§ MR. CHARLES LEWIS
rose to move—That this House has learnt with concern and regret that, notwithstanding the plain provisions of 'The Debtors Act, 1869,' the County Court Judge at Farnham committed to prison one William Smallbones for non-payment of a sum of costs awarded against him in a suit in equity, such imprisonment being, in the opinion of Her Majesty's Attorney General, stated to this House on the 23rd of July, wholly illegal, and extending continuously over eight months; That, inasmuch as it appears that such imprisonment took place under an order of the Judge made as upon the Commission of a contempt of Court, this House is of opinion that the exercise of the power of committal for contempt of Court by County Court Judges ought to be placed under greater legislative restraint.The hon. Member observed, that this matter related to a grievous infringement of the liberty of the subject, and it was one which ought not to be passed over in silence. The answer which he received yesterday from the Attorney General was, he did not say intentionally, but unnecessarily offensive, and that seemed to him another reason why the matter should be pressed a little further. Under the existing law a County Court Judge might imprison a man who refused to obey an order for the payment of a debt which there was reason to believe he could pay, but the order for committal was limited to a period of six weeks. In this case William Small-bones, a farm labourer 72 years of age, had been detained in prison for eight calendar months, under an irregular order of the County Court Judge. When, on a writ of Habeas Corpus, Smallbones was brought before Mr. Baron Huddles-ton, he discharged him from custody on the ground that he had been illegally 292 arrested and illegally imprisoned. The Attorney General had stated that the learned Judge discharged him because of his ill health and inability to pay; but he had since admitted that those on whose authority he had made that statement had grossly misinformed him. He regretted that the Attorney General had declined to make any inquiry as to the cause of the inaccuracy of the information which had been communicated to him. It was a matter of the greatest importance that Judges should be kept within their power and authority; and, therefore, he (Mr. Lewis) asked the House to express its disapprobation of the conduct of the County Court Judge in having for eight months unlawfully imprisoned this man.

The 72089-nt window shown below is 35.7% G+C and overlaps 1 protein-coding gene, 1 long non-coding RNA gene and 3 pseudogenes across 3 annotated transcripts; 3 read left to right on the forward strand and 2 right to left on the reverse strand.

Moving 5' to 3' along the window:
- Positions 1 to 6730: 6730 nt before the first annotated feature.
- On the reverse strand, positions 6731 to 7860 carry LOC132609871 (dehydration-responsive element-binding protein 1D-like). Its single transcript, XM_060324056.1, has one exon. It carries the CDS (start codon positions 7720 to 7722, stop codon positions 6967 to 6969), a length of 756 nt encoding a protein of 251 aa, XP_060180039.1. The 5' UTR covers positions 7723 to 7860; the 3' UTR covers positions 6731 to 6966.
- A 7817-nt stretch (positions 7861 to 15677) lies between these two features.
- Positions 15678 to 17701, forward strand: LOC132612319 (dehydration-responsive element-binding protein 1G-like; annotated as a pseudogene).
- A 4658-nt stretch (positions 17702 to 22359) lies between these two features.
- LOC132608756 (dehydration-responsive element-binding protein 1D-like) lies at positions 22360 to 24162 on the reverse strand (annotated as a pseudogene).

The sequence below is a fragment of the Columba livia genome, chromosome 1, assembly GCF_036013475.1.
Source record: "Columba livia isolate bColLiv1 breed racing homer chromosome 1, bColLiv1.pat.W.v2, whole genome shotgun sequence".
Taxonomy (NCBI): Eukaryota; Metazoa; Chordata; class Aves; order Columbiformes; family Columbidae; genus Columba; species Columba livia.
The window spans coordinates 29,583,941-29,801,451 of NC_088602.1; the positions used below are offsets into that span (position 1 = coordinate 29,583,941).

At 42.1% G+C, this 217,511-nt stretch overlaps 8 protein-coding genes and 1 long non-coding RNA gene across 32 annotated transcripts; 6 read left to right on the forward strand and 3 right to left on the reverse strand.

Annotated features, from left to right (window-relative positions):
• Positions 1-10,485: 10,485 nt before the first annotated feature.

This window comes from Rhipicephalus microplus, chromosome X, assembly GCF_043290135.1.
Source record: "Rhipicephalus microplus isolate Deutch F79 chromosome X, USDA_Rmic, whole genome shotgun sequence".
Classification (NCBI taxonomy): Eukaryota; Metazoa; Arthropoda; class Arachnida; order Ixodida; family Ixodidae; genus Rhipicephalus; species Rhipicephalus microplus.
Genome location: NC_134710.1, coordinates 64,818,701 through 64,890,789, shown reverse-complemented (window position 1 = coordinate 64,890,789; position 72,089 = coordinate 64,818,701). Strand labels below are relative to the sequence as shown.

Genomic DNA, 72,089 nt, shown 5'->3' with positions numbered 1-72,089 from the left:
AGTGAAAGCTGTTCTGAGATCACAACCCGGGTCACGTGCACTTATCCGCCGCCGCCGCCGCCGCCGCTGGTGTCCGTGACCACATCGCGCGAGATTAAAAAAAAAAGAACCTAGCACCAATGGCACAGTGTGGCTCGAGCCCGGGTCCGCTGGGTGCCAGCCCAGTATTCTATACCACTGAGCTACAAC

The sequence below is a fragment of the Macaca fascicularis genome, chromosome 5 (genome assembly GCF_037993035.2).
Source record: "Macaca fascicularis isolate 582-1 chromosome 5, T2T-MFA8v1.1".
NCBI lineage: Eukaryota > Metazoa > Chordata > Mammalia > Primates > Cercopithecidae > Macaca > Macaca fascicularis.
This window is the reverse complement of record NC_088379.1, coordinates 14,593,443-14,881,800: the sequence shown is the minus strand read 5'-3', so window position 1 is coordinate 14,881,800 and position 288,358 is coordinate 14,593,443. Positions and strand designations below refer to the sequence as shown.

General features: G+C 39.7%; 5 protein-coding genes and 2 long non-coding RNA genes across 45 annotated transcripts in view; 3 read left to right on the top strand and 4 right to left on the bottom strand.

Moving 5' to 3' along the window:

To leave out from the word "That" to the end of the Question, in order to add the "words" this House has learnt with concern and regret that, notwithstanding the plain provisions of 'The Debtors Act, 1869, the County Court. Judge at Farnham committed to prison one William Smallbones for non-payment of a sum of costs awarded against him in a suit in equity, such imprisonment being, in the opinion of Her Majesty's Attorney General, stated to this House on the 22nd of July, wholly illegal, and extending continuously over eight months; and that, inasmuch as it appears that such imprisonment took place under an order of the judge made as upon the commission of a contempt of court, this House is of opinion that the exercise of the power of committal for contempt of court by County Court judges ought to be placed under greater legislative restraint,"—(Mr. Charles Lewis,)
§ —instead there of.
THE ATTORNEY GENERAL